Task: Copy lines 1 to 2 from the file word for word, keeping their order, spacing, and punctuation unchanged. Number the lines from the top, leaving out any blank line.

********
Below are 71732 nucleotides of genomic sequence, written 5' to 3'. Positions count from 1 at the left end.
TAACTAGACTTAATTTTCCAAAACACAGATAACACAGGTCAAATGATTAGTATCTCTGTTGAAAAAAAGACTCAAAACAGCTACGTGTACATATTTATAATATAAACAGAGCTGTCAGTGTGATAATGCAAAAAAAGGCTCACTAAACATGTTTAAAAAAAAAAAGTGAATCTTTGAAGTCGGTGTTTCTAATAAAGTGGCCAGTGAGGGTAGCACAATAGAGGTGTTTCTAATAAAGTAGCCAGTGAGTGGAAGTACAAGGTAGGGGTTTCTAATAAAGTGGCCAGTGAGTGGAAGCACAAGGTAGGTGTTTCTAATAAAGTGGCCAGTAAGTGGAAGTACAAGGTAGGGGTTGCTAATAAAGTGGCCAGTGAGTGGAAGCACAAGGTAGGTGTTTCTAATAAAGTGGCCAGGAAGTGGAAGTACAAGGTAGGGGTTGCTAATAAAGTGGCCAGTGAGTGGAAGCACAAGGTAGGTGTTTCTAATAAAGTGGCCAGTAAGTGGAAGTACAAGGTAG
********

Below are 71732 nucleotides of genomic sequence, written 5' to 3'. Positions count from 1 at the left end.
TAACTAGACTTAATTTTCCAAAACACAGATAACACAGGTCAAATGATTAGTATCTCTGTTGAAAAAAAGACTCAAAACAGCTACGTGTACATATTTATAATATAAACAGAGCTGTCAGTGTGATAATGCAAAAAAAGGCTCACTAAACATGTTTAAAAAAAAAAAGTGAATCTTTGAAGTCGGTGTTTCTAATAAAGTGGCCAGTGAGGGTAGCACAATAGAGGTGTTTCTAATAAAGTAGCCAGTGAGTGGAAGTACAAGGTAGGGGTTTCTAATAAAGTGGCCAGTGAGTGGAAGCACAAGGTAGGTGTTTCTAATAAAGTGGCCAGTAAGTGGAAGTACAAGGTAGGGGTTGCTAATAAAGTGGCCAGTGAGTGGAAGCACAAGGTAGGTGTTTCTAATAAAGTGGCCAGGAAGTGGAAGTACAAGGTAGGGGTTGCTAATAAAGTGGCCAGTGAGTGGAAGCACAAGGTAGGTGTTTCTAATAAAGTGGCCAGTAAGTGGAAGTACAAGGTAG